The Second Coming of the Internet Goldrush

In some ways the Cloud explosion (formation?!) is similar to the .com bubble of the 90s, but far more significant.  In the 90’s, whatever idea you had was generally backed by the more typical on-premise infrastructure, even in the “hosted” solutions.  The cloud wasn’t a thing, much less cloud-native applications.  The Internet was shiny and new, but in reality it wasn’t very shiny at all.  Standardization was mostly argued amongst various groups that thought they knew best, web technologies and protocols that would allow for real innovation and scale were far from maturity, etc.  And of course, there was the issue of how one acquires the hardware needed to build something.

Fast-forward 20 years, and what we have is the second Internet Gold Rush.  Only now, you don’t need to invest in hardware and, while standardization is far from complete, its at a much better place than it was 20 years ago.  Web technology has evolved a lot in that span of time, and with Cloud, suddenly you have a platform for building an idea that can scale from a simple proof of concept that may run you say $50 a month, to thousands of servers and millions of users–all without ever procuring a single piece of hardware and depending on how you design your Cloud application, without ever actually bearing the responsibility of managing servers.  Obviously this is huge, but the icing on the cake is you don’t have to wait for resources to arrive; the resources are there, you just need the money to pay for them.  And, with the general elasticity of Cloud, if you know what you’re doing you can build auto-scaling environments that dynamically adjust to the demands of your applications and data.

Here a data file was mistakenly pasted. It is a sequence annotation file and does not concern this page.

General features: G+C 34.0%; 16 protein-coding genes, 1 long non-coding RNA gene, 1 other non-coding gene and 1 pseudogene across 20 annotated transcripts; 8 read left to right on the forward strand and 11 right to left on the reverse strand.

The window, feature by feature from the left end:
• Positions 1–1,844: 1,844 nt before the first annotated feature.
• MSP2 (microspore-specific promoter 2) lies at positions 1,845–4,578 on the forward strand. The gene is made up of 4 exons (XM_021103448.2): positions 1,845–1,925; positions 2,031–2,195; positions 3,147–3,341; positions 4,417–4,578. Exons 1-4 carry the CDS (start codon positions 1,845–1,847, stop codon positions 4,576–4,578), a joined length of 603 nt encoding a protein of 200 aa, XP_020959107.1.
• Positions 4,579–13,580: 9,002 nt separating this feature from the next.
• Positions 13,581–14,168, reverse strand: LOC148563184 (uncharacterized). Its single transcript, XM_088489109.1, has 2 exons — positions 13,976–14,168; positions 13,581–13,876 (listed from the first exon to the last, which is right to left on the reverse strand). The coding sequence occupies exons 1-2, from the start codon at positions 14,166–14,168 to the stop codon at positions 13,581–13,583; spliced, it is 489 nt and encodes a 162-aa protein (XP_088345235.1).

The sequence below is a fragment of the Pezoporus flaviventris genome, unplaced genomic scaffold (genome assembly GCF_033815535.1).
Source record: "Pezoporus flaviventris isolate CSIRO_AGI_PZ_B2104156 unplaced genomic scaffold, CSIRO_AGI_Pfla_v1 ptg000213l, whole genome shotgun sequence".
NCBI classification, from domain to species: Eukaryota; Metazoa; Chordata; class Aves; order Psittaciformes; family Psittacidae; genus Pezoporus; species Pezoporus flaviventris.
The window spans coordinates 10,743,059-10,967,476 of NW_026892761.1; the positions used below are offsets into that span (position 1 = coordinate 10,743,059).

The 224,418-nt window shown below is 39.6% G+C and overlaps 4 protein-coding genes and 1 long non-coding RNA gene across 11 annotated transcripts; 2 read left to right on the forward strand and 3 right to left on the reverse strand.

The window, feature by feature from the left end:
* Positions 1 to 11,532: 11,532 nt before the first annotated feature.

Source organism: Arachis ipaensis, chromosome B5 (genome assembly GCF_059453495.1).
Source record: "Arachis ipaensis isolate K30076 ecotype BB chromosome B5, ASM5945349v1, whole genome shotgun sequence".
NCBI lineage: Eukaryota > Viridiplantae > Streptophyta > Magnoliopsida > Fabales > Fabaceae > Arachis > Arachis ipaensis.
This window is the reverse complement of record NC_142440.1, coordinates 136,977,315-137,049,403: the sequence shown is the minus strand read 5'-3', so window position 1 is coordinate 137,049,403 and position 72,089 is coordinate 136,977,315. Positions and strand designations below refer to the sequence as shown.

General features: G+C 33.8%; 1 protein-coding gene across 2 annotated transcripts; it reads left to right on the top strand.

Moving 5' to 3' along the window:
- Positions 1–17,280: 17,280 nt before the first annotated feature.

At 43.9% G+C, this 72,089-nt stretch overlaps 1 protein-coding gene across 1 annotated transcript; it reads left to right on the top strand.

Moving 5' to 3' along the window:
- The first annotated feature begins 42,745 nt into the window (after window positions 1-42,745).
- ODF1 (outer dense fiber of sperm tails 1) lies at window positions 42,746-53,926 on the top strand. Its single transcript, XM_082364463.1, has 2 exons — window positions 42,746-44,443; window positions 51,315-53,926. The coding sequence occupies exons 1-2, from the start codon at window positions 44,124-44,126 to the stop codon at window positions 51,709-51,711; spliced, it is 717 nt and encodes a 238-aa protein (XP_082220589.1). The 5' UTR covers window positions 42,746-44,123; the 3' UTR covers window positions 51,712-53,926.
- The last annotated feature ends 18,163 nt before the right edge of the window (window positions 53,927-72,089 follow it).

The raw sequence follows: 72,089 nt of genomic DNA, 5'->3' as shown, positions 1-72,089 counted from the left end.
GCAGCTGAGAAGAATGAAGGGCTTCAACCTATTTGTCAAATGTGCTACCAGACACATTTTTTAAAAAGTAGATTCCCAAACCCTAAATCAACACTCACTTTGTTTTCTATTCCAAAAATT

This is all just me rambling, of course.  Stay tuned for more ramblings.

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